Robert Stein, Semillon Riesling Gewurztraminer 2017
The rise of Asian fusion style restaurants and our penchant for dishes with a hint of spice has seemingly caught Australian winemakers a little by surprise; is it just me or is there a dearth of wine lists with a wide selection of whites with a hint of aromatic sweetness about them? And in fairness, the Australian climate makes it more difficult for vignerons to successfully produce many of the styles that benefit from a cool or even cold climate. But the impression remains, that our local industry players haven’t been able to yet make wines designed to capitalize on the expanding opportunity to pair with East Asian dishes.
Personally, I love the flavour and zing of the Eastern fusion style of menu; think chili, sesame seeds, dried onion, ginger and soy. Yum! But pouring a chardonnay, semillon, sauvignon blanc or even pinot gris, just doesn’t seem to fit the bill. Granted, Australian producers do make some lovely semi sweet rieslings and moscato, but there’s nothing quite as delicious as sipping a well-crafted gewurztraminer as you chow down on a plate of spicy Sichuan quail!
The gewurztraminer wine is one that I first courted while travelling through Alsace some years ago. It’s a pinky coloured grape on the outside but blessed with sweet white flesh on the inside. On the nose it’s typically pungent with tropical fruit and lychee, though generally more floral once on the palate. With a high level of sugar, it’s a pretty style of wine, and when made with a dry crisp finish, is sublime.
In Australia there are some nice traminers (as we tend to call them) and gewurztraminer made in cooler regions like the Adelaide Hills, Tasmania and the Macedon Ranges in Victoria, but they tend not to be quite as spicy and perfumed as those from Alsace in Germany or the Tyrolean Alps in Austria.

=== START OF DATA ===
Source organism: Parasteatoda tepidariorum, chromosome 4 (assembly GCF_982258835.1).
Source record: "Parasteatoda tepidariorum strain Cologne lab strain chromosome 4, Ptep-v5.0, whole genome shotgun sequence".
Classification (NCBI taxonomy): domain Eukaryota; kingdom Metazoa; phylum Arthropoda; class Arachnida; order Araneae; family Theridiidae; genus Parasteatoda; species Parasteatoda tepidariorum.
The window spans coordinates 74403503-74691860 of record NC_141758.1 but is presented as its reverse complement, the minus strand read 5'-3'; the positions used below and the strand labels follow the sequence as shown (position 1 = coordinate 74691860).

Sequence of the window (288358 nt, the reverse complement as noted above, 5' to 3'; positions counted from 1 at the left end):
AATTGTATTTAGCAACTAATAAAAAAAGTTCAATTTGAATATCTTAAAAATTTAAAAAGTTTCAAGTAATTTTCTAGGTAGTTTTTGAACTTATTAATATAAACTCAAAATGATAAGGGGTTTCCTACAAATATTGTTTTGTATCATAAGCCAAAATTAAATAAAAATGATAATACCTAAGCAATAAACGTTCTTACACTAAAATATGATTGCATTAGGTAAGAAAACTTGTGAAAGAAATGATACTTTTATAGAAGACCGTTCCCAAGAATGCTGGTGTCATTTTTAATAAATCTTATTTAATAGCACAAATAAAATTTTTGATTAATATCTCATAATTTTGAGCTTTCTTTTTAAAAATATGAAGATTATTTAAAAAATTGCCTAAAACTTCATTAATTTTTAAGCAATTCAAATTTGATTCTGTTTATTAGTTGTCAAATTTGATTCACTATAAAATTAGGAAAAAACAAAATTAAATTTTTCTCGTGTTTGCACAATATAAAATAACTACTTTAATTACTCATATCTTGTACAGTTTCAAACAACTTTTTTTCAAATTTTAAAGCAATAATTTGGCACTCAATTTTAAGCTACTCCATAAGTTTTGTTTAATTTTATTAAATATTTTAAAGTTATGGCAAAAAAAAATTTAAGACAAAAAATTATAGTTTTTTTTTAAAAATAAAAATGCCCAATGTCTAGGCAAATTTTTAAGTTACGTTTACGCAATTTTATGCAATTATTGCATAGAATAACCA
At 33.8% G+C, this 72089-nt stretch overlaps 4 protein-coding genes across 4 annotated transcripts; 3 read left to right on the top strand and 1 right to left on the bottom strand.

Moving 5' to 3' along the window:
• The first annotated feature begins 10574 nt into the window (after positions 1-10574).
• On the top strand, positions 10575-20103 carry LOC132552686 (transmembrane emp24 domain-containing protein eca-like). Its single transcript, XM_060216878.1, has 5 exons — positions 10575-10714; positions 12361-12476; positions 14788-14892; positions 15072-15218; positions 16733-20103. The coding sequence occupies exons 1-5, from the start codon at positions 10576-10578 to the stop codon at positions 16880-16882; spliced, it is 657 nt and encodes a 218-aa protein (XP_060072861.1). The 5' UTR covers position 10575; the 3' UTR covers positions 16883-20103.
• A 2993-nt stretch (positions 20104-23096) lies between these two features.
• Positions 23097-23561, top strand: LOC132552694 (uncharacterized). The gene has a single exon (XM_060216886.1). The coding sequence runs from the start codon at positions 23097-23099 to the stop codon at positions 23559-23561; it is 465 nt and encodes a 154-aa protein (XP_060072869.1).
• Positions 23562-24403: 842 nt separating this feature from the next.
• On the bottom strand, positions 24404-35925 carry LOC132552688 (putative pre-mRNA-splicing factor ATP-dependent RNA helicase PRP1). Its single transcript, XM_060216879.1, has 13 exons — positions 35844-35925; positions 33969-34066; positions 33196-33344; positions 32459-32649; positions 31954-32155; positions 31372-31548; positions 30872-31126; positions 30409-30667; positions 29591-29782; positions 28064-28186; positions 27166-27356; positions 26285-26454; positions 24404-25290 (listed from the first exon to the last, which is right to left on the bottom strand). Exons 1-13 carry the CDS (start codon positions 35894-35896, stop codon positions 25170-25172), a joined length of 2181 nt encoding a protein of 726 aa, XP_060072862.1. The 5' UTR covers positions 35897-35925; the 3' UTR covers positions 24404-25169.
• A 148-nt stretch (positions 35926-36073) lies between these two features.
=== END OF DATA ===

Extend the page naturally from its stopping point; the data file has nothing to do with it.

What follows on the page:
I recently encountered a blend from the Mudgee district in NSW which cleverly combined gewurz with traditional varietals to add perfume and spice to the palate and tropical fruit to the nose. The Robert Stein Semillon Riesling Gewurztraminer 2017
has lovely passionfruit and guava aromatics on the nose but delicious lime, citrus and Granny Smith apple through the middle. There’s a hint of rose petal and lychee through the finish as the gewurztraminer does its work in adding a slightly sweet, though nicely rounded conclusion. The austerity of semillon, the fruit orchards of riesling and the aromatics of gewurz – and the result is an attractive wine with everything you could ask for in a partner for Asian fusion cuisine. Best of all, at only around $18 a bottle, the value proposition is irresistible!
Winery Website: www.robertstein.com.au
Travis Schultz is a wine reviewer for the Sunshine Coast Daily and The Grape Hunter extend their thanks to the Sunshine Coast Daily for allowing re-publication of his reviews